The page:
On abortion access in Nevada

This is one of the issues, Joe, that really crossed party lines. It didn't matter whether you were Republican or Democrat, Independent, didn't matter where you are female and male, because in 1990, voted to codify Roe v. Wade. And two thirds of the voters at that time did that. This is such an important issue that so many … feel that the right of a woman to choose and make decisions about their health care should be protected. And so when the repeal of Roe v. Wade happened … It had an impact on Nevadans because they had not only fought to codify Roe v. Wade, but over the years, felt that it was protected for their children, for their daughters and their grandchildren in the future. Once the repeal happened, there were so many young girls that were waking up, and girls and women waking up, that had less rights than their mothers and their grandmothers. And so they came out and their fathers came out and their partners came out. I mean, it was just an incredible thing to see across the state of Nevada.

Because what we were seeing out of the opinion that came out of the Supreme Court, along with some of my colleagues, my extreme right colleagues in Congress, they were going to take it a step further, they weren't just going to rely on the Supreme Court decision, they were going to introduce a federal abortion ban. And they did, if you remember Lindsey Graham did. And this was something I was talking about, saying they're not going to be done, they are going to go and try to limit our rights here. And they're going to come into Nevada, even though we made the decision in Nevada that we want to allow women the right to choose, they're going to try to tell us what to do. So that's what they're doing right there. They're still moving forward to an abortion ban. There's a congressman right now who wants to criminalize women who are coming to the state of Nevada, because they're seeking health care. He wants to criminalize our doctors in the state of Nevada, because of providing health care to women around reproductive freedom rights. And so that's why I have introduced, and we're going to reintroduce it, the Right of Women to Travel for Health Care Act, which protects those women coming into our state and protects our doctors.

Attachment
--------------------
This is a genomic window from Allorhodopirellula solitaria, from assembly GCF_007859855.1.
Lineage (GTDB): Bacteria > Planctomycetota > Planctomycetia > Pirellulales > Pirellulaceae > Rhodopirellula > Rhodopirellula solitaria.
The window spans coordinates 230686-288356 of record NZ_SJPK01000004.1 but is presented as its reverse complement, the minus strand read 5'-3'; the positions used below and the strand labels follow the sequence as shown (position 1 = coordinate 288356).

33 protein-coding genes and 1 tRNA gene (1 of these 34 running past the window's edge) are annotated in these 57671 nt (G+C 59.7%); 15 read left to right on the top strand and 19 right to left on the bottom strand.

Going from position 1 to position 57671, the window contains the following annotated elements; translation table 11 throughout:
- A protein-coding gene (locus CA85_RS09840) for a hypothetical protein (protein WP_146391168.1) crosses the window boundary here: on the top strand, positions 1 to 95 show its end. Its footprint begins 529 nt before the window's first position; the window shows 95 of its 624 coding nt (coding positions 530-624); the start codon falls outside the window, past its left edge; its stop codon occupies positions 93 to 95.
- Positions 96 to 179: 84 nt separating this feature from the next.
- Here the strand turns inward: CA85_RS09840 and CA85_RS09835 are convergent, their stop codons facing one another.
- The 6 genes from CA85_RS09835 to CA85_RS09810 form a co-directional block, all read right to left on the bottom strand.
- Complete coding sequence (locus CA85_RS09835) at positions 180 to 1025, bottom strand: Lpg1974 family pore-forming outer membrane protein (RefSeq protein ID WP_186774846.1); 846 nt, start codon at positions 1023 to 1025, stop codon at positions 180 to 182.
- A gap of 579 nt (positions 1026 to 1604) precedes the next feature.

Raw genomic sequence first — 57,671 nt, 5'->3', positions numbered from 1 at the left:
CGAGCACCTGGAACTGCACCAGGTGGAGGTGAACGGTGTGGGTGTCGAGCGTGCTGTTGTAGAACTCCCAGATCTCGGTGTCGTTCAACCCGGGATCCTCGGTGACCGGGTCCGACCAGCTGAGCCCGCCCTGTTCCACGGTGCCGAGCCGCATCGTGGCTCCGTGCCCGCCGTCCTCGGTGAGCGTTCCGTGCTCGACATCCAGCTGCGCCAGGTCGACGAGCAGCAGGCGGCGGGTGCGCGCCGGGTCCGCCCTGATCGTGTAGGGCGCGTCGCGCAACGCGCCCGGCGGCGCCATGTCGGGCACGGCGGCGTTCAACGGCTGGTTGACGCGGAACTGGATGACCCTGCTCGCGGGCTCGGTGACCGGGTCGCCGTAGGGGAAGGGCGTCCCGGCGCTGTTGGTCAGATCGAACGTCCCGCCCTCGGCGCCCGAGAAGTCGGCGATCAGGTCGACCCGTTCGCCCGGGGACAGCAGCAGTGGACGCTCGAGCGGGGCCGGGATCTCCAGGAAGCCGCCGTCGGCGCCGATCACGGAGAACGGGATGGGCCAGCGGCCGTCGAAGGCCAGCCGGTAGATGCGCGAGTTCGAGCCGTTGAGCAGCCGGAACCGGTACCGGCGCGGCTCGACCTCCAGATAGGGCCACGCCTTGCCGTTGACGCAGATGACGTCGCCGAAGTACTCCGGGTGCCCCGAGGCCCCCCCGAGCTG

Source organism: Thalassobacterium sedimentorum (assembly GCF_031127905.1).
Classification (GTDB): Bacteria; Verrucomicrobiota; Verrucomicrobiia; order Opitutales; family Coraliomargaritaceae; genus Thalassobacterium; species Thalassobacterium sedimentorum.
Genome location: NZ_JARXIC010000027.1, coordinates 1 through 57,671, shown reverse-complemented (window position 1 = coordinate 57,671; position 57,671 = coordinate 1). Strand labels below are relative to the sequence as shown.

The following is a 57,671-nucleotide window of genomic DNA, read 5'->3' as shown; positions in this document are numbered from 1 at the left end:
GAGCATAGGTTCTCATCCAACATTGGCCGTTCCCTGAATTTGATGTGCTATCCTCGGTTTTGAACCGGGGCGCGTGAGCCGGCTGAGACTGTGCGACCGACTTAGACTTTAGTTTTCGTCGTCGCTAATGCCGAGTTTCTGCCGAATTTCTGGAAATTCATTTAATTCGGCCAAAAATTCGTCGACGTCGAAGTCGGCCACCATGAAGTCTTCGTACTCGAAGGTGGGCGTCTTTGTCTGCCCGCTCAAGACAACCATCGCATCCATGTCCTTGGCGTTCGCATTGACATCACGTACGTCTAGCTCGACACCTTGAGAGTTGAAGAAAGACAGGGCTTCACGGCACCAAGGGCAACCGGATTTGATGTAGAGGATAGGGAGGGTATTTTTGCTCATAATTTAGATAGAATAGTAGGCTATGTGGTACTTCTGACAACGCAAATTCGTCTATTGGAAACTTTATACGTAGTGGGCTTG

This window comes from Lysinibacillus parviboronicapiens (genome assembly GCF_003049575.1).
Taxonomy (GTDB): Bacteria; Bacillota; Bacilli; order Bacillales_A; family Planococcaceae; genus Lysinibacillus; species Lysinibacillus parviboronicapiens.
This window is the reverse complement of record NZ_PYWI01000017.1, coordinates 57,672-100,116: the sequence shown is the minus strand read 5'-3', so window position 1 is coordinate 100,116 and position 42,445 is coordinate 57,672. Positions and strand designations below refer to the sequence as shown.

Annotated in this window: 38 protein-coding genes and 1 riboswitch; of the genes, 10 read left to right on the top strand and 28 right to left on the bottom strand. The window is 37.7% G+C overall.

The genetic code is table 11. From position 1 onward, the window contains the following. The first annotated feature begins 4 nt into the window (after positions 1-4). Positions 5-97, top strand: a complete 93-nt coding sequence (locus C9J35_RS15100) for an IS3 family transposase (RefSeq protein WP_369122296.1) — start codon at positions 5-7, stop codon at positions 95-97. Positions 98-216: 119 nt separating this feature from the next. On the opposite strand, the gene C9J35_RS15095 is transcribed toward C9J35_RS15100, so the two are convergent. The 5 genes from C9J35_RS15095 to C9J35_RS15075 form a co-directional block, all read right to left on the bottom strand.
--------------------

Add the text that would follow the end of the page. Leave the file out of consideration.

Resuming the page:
Guest: Catherine Cortez Masto, senator, Nevada

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Paul serves as KNPR's producer and reporter in Northern Nevada. Based in Reno, Paul specializes in covering state government and the legislature.
Kristen DeSilva (she/her) is the audience engagement specialist for Nevada Public Radio. She curates and creates content for knpr.org, our weekly newsletter and social media for Nevada Public Radio and Desert Companion.